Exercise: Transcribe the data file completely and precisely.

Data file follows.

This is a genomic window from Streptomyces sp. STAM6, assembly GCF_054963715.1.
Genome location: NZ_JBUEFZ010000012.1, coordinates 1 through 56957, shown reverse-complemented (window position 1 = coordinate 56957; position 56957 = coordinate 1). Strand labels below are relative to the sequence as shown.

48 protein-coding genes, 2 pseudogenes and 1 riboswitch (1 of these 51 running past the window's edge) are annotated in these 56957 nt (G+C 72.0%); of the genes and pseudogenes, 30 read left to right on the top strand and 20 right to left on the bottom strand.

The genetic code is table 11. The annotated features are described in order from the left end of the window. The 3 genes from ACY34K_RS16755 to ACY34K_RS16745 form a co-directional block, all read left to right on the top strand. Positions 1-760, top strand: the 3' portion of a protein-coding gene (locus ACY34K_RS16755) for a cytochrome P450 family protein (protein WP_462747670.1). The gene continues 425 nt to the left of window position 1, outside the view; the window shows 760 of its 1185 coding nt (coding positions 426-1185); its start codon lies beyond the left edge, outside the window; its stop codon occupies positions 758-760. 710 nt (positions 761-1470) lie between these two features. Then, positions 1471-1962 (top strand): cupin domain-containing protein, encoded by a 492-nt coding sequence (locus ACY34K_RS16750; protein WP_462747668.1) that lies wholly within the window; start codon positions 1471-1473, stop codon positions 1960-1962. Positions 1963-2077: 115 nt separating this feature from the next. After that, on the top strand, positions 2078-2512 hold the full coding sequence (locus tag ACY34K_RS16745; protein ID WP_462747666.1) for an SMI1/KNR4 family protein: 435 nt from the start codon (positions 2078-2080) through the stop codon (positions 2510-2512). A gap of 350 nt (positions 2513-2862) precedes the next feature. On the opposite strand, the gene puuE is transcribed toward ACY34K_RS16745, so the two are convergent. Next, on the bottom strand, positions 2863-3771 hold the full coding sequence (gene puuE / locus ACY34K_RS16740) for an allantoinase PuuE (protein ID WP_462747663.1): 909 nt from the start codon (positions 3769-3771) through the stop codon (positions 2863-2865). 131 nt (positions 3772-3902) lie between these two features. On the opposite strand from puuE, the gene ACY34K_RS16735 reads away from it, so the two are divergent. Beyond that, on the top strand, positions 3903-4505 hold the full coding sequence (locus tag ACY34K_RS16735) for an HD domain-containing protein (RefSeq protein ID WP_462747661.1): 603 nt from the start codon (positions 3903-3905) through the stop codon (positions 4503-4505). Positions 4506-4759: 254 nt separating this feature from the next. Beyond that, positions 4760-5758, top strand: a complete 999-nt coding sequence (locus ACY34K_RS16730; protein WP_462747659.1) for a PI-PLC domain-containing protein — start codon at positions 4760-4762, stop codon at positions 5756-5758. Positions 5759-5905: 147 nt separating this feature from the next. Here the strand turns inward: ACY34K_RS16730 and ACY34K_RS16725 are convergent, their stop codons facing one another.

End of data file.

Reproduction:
This is a genomic window from Streptomyces sp. STAM6, assembly GCF_054963715.1.
Genome location: NZ_JBUEFZ010000012.1, coordinates 1 through 56957, shown reverse-complemented (window position 1 = coordinate 56957; position 56957 = coordinate 1). Strand labels below are relative to the sequence as shown.

48 protein-coding genes, 2 pseudogenes and 1 riboswitch (1 of these 51 running past the window's edge) are annotated in these 56957 nt (G+C 72.0%); of the genes and pseudogenes, 30 read left to right on the top strand and 20 right to left on the bottom strand.

The genetic code is table 11. The annotated features are described in order from the left end of the window. The 3 genes from ACY34K_RS16755 to ACY34K_RS16745 form a co-directional block, all read left to right on the top strand. Positions 1-760, top strand: the 3' portion of a protein-coding gene (locus ACY34K_RS16755) for a cytochrome P450 family protein (protein WP_462747670.1). The gene continues 425 nt to the left of window position 1, outside the view; the window shows 760 of its 1185 coding nt (coding positions 426-1185); its start codon lies beyond the left edge, outside the window; its stop codon occupies positions 758-760. 710 nt (positions 761-1470) lie between these two features. Then, positions 1471-1962 (top strand): cupin domain-containing protein, encoded by a 492-nt coding sequence (locus ACY34K_RS16750; protein WP_462747668.1) that lies wholly within the window; start codon positions 1471-1473, stop codon positions 1960-1962. Positions 1963-2077: 115 nt separating this feature from the next. After that, on the top strand, positions 2078-2512 hold the full coding sequence (locus tag ACY34K_RS16745; protein ID WP_462747666.1) for an SMI1/KNR4 family protein: 435 nt from the start codon (positions 2078-2080) through the stop codon (positions 2510-2512). A gap of 350 nt (positions 2513-2862) precedes the next feature. On the opposite strand, the gene puuE is transcribed toward ACY34K_RS16745, so the two are convergent. Next, on the bottom strand, positions 2863-3771 hold the full coding sequence (gene puuE / locus ACY34K_RS16740) for an allantoinase PuuE (protein ID WP_462747663.1): 909 nt from the start codon (positions 3769-3771) through the stop codon (positions 2863-2865). 131 nt (positions 3772-3902) lie between these two features. On the opposite strand from puuE, the gene ACY34K_RS16735 reads away from it, so the two are divergent. Beyond that, on the top strand, positions 3903-4505 hold the full coding sequence (locus tag ACY34K_RS16735) for an HD domain-containing protein (RefSeq protein ID WP_462747661.1): 603 nt from the start codon (positions 3903-3905) through the stop codon (positions 4503-4505). Positions 4506-4759: 254 nt separating this feature from the next. Beyond that, positions 4760-5758, top strand: a complete 999-nt coding sequence (locus ACY34K_RS16730; protein WP_462747659.1) for a PI-PLC domain-containing protein — start codon at positions 4760-4762, stop codon at positions 5756-5758. Positions 5759-5905: 147 nt separating this feature from the next. Here the strand turns inward: ACY34K_RS16730 and ACY34K_RS16725 are convergent, their stop codons facing one another.